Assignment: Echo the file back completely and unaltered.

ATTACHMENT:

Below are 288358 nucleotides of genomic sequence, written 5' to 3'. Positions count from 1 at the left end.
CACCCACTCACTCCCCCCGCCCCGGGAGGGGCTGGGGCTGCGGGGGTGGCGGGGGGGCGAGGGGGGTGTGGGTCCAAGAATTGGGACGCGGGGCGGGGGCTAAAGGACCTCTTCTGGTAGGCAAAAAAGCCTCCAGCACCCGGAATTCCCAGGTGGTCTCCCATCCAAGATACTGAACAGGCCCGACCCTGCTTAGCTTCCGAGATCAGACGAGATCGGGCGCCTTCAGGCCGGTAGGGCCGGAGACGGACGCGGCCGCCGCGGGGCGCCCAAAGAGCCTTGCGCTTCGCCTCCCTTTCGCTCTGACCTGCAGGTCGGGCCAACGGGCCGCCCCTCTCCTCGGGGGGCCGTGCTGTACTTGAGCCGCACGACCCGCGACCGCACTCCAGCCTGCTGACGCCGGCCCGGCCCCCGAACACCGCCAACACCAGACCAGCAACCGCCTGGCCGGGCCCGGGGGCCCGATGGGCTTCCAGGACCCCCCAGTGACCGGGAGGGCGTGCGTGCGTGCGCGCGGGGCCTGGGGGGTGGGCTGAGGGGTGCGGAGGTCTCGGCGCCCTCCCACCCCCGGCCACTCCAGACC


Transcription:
Below are 288358 nucleotides of genomic sequence, written 5' to 3'. Positions count from 1 at the left end.
CACCCACTCACTCCCCCCGCCCCGGGAGGGGCTGGGGCTGCGGGGGTGGCGGGGGGGCGAGGGGGGTGTGGGTCCAAGAATTGGGACGCGGGGCGGGGGCTAAAGGACCTCTTCTGGTAGGCAAAAAAGCCTCCAGCACCCGGAATTCCCAGGTGGTCTCCCATCCAAGATACTGAACAGGCCCGACCCTGCTTAGCTTCCGAGATCAGACGAGATCGGGCGCCTTCAGGCCGGTAGGGCCGGAGACGGACGCGGCCGCCGCGGGGCGCCCAAAGAGCCTTGCGCTTCGCCTCCCTTTCGCTCTGACCTGCAGGTCGGGCCAACGGGCCGCCCCTCTCCTCGGGGGGCCGTGCTGTACTTGAGCCGCACGACCCGCGACCGCACTCCAGCCTGCTGACGCCGGCCCGGCCCCCGAACACCGCCAACACCAGACCAGCAACCGCCTGGCCGGGCCCGGGGGCCCGATGGGCTTCCAGGACCCCCCAGTGACCGGGAGGGCGTGCGTGCGTGCGCGCGGGGCCTGGGGGGTGGGCTGAGGGGTGCGGAGGTCTCGGCGCCCTCCCACCCCCGGCCACTCCAGACC